“Many aspects of the “temporary” restricted regime introduced in September 2013 are still in place four and a half years later, despite repeated assurances from respective Ministers that the staffing situation is being addressed.”
The Independent Monitoring Board at HMP/YOI isis today publishes its 2017 Annual Report. The Board’s main message – as it was in 2015 and 2016 – is that the prison is failing to fulfil its primary role to train and rehabilitate prisoners. The Board is concerned that the ‘temporary’ prison regime, still in place after four and half years, does not facilitate improvement and prepare the men for release.
Ministers have given repeated assurances in recent years that 2,500 extra staff were being recruited across the country’s prisons to deal with the staffing crisis. But in 2017 HMP/YOI isis the staffing crisis worsened with a further 10% drop in prison officer numbers.
Concerns raised in the 2017 Annual Report are:
- High levels of violence – incidents of assaults on prisoners up by over 40% and assaults on staff up by 20% from 2016 figures. The nature of the violence is more targeted with drugs, debts and gang-related bullying frequently behind assaults.
- Drug usage remains high with Spice appearing to be the “drug of choice” and an increasing use of cannabis. In late 2017 there were between 30 and 50 instances each month of drug use with many prisoners requiring medical attention and drug debts increasing.
- Time out of cell – prisoners are locked in their cells for too many hours, with no evening association and periods of between 25 hours and 28 hours locked in cells on weekends, contributing to poor attendance at education and training. Attendance is typically 100 of the 600 prisoners.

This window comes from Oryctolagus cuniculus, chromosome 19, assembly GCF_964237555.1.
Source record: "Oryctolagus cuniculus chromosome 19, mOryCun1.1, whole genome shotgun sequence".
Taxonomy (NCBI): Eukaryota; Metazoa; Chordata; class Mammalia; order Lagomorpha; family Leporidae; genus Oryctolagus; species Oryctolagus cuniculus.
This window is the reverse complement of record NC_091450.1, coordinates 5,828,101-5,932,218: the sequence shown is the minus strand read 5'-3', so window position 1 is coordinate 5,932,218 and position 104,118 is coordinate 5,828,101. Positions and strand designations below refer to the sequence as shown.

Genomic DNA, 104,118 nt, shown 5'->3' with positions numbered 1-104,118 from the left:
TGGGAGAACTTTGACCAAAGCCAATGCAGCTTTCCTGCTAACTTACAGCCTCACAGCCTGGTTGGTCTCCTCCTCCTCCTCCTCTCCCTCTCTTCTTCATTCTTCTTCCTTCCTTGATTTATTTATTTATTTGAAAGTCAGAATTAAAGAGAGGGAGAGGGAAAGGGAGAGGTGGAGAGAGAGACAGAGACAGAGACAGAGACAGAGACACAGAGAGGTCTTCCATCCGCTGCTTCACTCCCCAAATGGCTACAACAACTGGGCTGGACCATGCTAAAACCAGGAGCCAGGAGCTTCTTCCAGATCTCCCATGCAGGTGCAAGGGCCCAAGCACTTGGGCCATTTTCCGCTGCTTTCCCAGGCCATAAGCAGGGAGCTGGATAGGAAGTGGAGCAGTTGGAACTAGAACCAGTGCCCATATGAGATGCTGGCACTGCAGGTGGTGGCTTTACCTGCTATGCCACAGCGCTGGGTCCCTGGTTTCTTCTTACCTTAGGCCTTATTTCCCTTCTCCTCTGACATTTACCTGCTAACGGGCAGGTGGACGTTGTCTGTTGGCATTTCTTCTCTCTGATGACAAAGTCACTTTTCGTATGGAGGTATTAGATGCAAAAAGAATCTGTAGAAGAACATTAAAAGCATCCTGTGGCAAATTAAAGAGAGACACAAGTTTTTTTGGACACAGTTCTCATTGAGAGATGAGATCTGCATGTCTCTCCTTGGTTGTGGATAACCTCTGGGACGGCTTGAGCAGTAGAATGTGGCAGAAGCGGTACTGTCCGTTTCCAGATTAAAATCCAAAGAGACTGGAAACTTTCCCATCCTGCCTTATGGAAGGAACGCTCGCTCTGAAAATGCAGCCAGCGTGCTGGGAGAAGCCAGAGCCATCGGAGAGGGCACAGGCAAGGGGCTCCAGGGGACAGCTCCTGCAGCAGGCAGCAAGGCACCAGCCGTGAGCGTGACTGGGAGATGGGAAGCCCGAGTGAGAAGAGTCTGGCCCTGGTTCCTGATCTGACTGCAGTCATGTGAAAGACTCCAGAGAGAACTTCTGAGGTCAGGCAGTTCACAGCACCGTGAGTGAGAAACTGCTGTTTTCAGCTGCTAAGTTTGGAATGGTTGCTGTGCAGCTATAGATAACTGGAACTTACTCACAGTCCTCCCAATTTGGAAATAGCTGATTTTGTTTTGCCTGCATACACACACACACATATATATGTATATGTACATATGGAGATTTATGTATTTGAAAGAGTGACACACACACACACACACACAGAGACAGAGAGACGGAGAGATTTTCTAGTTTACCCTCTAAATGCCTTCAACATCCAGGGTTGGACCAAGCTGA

The Board has again urged the minister:
- That staff numbers be returned to the agreed levels, not simply by hiring new officers but also by implementing strategies to retain and motivate existing staff, and
- To give serious and urgent consideration to the plight of those prisoners with mental health illnesses detained in HMP/YOI isis inappropriately when they should be being treated intensively by mental health professionals in a different setting.
The Board is encouraged by the many initiatives introduced by the Governor, including recently taking responsibility for the local recruitment of prison officers. It is to be hoped that a full training regime will be implemented during 2018.
The full report will be published at www.imb.org.uk/reports/
Information for Editors
HMP/YOI isis – named after the River Thames – opened in July 2010. It is a public sector training prison for sentenced men, with a mix of young prisoners between the ages of 18 and 21, and Category C adult prisoners. It is situated in Thamesmead in South-East London. The maximum population it can safely and decently hold is 628.
Every prison in the country has an Independent Monitoring Board. Members are appointed from a wide variety of backgrounds by the Secretary of State for Justice to act independently as the eyes and ears of Ministers and the general public. They have unlimited access to the prison; they routinely check the buildings, the administration, the regime and the treatment of prisoners; and they hear prisoner complaints. They are unpaid. Each Board reports annually to the Secretary of State.